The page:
Care redesign can’t happen in a vacuum. Although care delivery enhancements are most visible at the frontlines of patient care, ensuring that payers and providers are aligned is critical to support sustainable and financially viable improvements.

Under the Advancing Integrated Models (AIM) initiative, made possible by the Robert Wood Johnson Foundation, the Center for Health Care Strategies (CHCS) supported eight health care provider organizations in piloting more person-centered approaches to care for people with complex health and social needs. Care transformation projects ranged from the Pediatric Practice of the Future at the Center for the Urban Child and Healthy Family at Boston Medical Center (BMC) where families helped reimagine the pediatric care model, to efforts by Maimonides Medical Center to create a single point of entry for patients to access disparate complex care management programs. While the pilots varied widely, one common thread across programs was a strong provider-payer partnership to support the design and implementation of more effective care models.

Under AIM, each participating health care provider organization partnered with a health care payer – a health plan associated with the provider health system or organization, a local Medicaid managed care organization (MCO), or state Medicaid agency – to improve care for people with complex health and social needs. Some of these provider-payer partnerships were new, and some provider sites focused on deepening existing relationships with payer partners. These collaborations highlighted the importance of provider-payer partnerships in supporting complex care models, and lent insight into what it takes to build these partnerships. This blog post offers four considerations to guide health care providers and payers in developing strong partnerships to support more effective care models for people with complex needs.

Tips for Building Strong Provider-Payer Partnerships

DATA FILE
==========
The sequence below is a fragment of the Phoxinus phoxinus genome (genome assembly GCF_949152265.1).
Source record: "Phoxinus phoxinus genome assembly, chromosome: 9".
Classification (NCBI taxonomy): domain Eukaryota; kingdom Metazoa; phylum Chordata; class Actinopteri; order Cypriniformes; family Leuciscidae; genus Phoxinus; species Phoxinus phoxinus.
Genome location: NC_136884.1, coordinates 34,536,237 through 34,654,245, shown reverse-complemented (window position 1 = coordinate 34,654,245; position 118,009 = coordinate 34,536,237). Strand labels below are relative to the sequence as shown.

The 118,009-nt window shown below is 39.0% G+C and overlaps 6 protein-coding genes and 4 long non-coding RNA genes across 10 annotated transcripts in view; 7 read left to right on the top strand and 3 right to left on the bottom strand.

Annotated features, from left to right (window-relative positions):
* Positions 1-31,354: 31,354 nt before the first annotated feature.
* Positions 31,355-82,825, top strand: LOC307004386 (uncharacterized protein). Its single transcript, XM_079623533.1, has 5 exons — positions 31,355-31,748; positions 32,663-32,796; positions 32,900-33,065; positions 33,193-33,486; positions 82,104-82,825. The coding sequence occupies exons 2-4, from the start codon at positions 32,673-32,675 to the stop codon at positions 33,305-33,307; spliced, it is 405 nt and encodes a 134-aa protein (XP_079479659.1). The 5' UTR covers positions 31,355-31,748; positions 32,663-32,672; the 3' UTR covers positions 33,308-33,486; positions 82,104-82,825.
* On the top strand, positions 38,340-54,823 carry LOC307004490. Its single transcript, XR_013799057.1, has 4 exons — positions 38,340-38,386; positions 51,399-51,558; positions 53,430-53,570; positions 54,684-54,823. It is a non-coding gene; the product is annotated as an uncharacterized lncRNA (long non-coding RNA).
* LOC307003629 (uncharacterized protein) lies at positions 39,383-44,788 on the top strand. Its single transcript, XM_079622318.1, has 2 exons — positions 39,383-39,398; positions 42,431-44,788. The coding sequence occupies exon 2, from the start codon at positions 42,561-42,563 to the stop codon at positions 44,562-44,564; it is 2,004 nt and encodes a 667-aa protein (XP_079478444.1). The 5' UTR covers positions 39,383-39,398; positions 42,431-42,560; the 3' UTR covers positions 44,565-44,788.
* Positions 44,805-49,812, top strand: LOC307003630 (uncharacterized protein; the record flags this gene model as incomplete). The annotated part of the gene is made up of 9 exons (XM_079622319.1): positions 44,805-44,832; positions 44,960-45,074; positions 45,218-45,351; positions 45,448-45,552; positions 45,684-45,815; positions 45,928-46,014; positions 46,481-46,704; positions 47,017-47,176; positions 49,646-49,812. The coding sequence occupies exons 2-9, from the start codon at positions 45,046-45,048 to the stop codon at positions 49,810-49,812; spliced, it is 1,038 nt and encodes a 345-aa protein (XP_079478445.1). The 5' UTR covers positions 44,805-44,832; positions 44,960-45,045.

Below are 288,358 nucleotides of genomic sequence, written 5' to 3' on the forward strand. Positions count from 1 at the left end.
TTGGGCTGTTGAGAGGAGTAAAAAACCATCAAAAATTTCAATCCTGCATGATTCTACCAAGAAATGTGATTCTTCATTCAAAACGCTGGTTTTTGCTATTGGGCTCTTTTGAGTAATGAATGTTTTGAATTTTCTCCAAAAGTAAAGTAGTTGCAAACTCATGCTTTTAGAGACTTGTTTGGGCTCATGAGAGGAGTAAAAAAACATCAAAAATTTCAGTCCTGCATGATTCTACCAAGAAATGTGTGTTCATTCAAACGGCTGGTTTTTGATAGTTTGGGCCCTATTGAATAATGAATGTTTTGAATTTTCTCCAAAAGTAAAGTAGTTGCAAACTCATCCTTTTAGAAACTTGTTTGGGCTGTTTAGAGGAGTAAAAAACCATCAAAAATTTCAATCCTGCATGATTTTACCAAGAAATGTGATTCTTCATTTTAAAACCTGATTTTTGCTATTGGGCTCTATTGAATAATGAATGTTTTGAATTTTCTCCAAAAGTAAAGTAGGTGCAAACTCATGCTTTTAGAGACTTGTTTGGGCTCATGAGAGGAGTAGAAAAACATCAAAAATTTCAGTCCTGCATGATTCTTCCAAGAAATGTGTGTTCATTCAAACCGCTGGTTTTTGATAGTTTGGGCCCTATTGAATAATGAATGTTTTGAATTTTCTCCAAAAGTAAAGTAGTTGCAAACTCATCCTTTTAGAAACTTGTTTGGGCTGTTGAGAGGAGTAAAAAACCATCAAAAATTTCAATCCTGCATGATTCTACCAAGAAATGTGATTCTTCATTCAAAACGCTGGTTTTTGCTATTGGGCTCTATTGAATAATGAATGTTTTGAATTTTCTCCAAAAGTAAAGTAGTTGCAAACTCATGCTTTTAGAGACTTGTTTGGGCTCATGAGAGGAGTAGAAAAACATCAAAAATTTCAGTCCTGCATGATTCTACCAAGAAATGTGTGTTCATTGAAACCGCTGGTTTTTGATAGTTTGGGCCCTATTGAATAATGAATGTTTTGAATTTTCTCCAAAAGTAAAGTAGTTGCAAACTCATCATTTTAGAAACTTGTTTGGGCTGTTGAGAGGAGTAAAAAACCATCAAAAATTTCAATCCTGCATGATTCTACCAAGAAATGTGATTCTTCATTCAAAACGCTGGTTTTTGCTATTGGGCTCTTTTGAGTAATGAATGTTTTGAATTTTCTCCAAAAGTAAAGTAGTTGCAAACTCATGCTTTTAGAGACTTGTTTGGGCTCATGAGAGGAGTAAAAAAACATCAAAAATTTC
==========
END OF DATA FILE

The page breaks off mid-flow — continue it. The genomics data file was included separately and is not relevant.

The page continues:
“Thinking about how to speak a common language [between payers and providers] regarding cost, utilization, and quality is very important.”

Carey Howard, formerly with Boston Medical Center’s Center for the Urban Child and Healthy Family
  1. Learn to speak your partner’s language. In any successful relationship, effective communication is key. The most successful partnerships under AIM understood the need to clarify the language they were using and have similar definitions for terms like “complex,” “high-risk,” or “high-utilization.” When Denver Health and its payer partner, the Colorado Department of Health Care Policy and Financing (Colorado Medicaid), began working together on a care continuum for high-risk patients, they realized they were not defining high-risk populations in the same way. Denver Health clinicians identified high-risk as patients receiving primary care who have multiple chronic physical and behavioral health conditions where appropriate intervention may prevent more serious medical issues in the long term. Colorado Medicaid defined high-risk based on cost. To align their efforts, Denver Health and Colorado Medicaid worked to establish the same definition of “high-risk” so that care and resources could be coordinated to improve outcomes and reduce costs. The two organizations continue to meet on a regular basis to share learnings about identification of patients with health-related social needs that may inform further refinements of high-risk definitions.